- The Washington Times - Saturday, March 7, 2009

From combined dispatches

UNITED NATIONS | The United States Friday criticized as “reckless” and “callous” Sudan’s decision to expel more than a dozen aid groups, saying it put millions of people’s lives at risk in the country’s western Darfur region.

In Geneva, the U.N. human rights office said it will examine whether Khartoum’s decision constitutes a breach of basic human rights and possibly a war crime.

“The United States is gravely concerned by the reckless decision of the Sudanese government to expel international aid groups working to ease the suffering of Sudan’s citizens,” U.S. Ambassador to the United Nations Susan E. Rice told reporters.

“The humanitarian situation in the country is already dire, and this callous step threatens the lives of innocents already suffering from years of war and upheaval,” Ms. Rice said in a conference call, according to Reuters news agency.

The move by Sudan came after the International Criminal Court (ICC) charged President Omar Bashir with war crimes in Darfur. Officials in Khartoum ordered 13 high-profile aid agencies out of Darfur, including Oxfam and Save the Children, accusing them of passing evidence to the court.

“Millions of civilians, including untold thousands of children and elderly people, will be left even more vulnerable to starvation, disease, despair and death if the government of Sudan does not immediately change course,” Ms. Rice said.

“The government of Sudan at its own choosing is now heading down a path toward even greater international isolation.”

Ms. Rice said she had a “forceful” conversation with Sudan’s U.N. Ambassador Abdalmahmoud Abdalhaleem, in which she told him the decision was counterproductive and an “enormous escalation” that would exacerbate the situation on the ground and harm Sudan’s relations with the international community.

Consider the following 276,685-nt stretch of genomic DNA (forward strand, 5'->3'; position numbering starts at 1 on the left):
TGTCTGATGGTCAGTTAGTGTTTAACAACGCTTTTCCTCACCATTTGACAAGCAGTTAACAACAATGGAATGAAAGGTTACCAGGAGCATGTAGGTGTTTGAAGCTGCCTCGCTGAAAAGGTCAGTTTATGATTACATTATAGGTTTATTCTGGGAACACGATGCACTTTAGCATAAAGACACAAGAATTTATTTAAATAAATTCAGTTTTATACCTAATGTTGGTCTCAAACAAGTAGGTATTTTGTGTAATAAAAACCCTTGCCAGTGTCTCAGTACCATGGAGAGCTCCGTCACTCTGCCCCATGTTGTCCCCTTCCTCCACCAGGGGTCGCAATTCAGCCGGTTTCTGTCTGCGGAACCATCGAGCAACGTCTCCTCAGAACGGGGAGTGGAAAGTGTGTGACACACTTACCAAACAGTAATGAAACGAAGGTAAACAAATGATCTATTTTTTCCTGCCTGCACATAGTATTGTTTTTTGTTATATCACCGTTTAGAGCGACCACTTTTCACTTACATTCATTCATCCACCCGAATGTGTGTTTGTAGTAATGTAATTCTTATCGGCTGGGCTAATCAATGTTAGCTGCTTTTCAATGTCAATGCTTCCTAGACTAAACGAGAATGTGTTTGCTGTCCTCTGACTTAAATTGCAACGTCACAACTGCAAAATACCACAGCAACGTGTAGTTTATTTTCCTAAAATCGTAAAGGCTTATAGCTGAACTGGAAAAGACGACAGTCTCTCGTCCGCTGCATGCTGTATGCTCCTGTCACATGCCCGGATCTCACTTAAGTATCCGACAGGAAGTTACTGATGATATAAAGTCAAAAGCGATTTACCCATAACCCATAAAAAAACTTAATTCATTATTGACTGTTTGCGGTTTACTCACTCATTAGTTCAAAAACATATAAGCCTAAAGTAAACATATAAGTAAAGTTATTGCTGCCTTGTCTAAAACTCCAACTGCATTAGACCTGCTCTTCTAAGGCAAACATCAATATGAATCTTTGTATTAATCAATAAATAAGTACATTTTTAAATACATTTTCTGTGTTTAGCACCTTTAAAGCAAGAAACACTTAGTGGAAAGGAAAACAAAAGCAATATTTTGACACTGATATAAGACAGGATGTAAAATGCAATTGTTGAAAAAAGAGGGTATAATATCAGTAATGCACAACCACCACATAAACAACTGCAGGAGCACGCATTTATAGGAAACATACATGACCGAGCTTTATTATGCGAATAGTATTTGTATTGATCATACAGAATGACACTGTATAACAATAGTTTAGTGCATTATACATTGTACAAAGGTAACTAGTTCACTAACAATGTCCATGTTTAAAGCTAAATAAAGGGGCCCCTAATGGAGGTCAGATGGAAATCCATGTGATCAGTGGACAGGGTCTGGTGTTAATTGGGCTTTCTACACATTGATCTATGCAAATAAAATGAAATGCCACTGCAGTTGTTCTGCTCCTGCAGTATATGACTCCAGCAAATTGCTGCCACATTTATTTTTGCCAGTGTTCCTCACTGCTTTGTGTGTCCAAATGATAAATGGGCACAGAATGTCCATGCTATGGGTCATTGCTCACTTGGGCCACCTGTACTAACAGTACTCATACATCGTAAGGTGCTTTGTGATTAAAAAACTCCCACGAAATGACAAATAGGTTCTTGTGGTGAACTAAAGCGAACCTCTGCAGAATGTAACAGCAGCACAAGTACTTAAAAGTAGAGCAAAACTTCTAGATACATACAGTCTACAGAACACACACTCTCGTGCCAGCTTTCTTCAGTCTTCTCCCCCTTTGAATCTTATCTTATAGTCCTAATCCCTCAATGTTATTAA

Ms. Rice was asked whether Washington was still considering the possibility of imposing a no-fly zone over Darfur as the new U.S. administration has indicated previously. She said that option was being “considered and discussed” as part of a policy review the administration is undertaking.

U.S. officials, she said, were consulting with others on the Security Council about the issue and were awaiting a briefing from U.N. humanitarian officials during a special closed-door council session on Sudan later Friday.

The World Food Program estimates that 1 million of the 2 million to 3 million people it feeds each month are dependent on deliveries from the groups that have been expelled.

In Geneva, the spokesman for the U.N. human rights office, Rupert Colville, said the Sudanese decision to expel relief workers constitutes a “grievous dereliction” of duty, putting the lives of thousands at risk, the Associated Press reported.

“To knowingly and deliberately deprive such a huge group of civilians of means to survive is a deplorable act,” said Mr. Colville, who speaks for U.N. human rights chief Navi Pillay.

Under the Geneva Conventions it is illegal to intentionally starve people by blocking their access to food. The rule applies to international conflicts, but efforts have been made to incorporate it in customary international humanitarian law, which would carry weight in courts.

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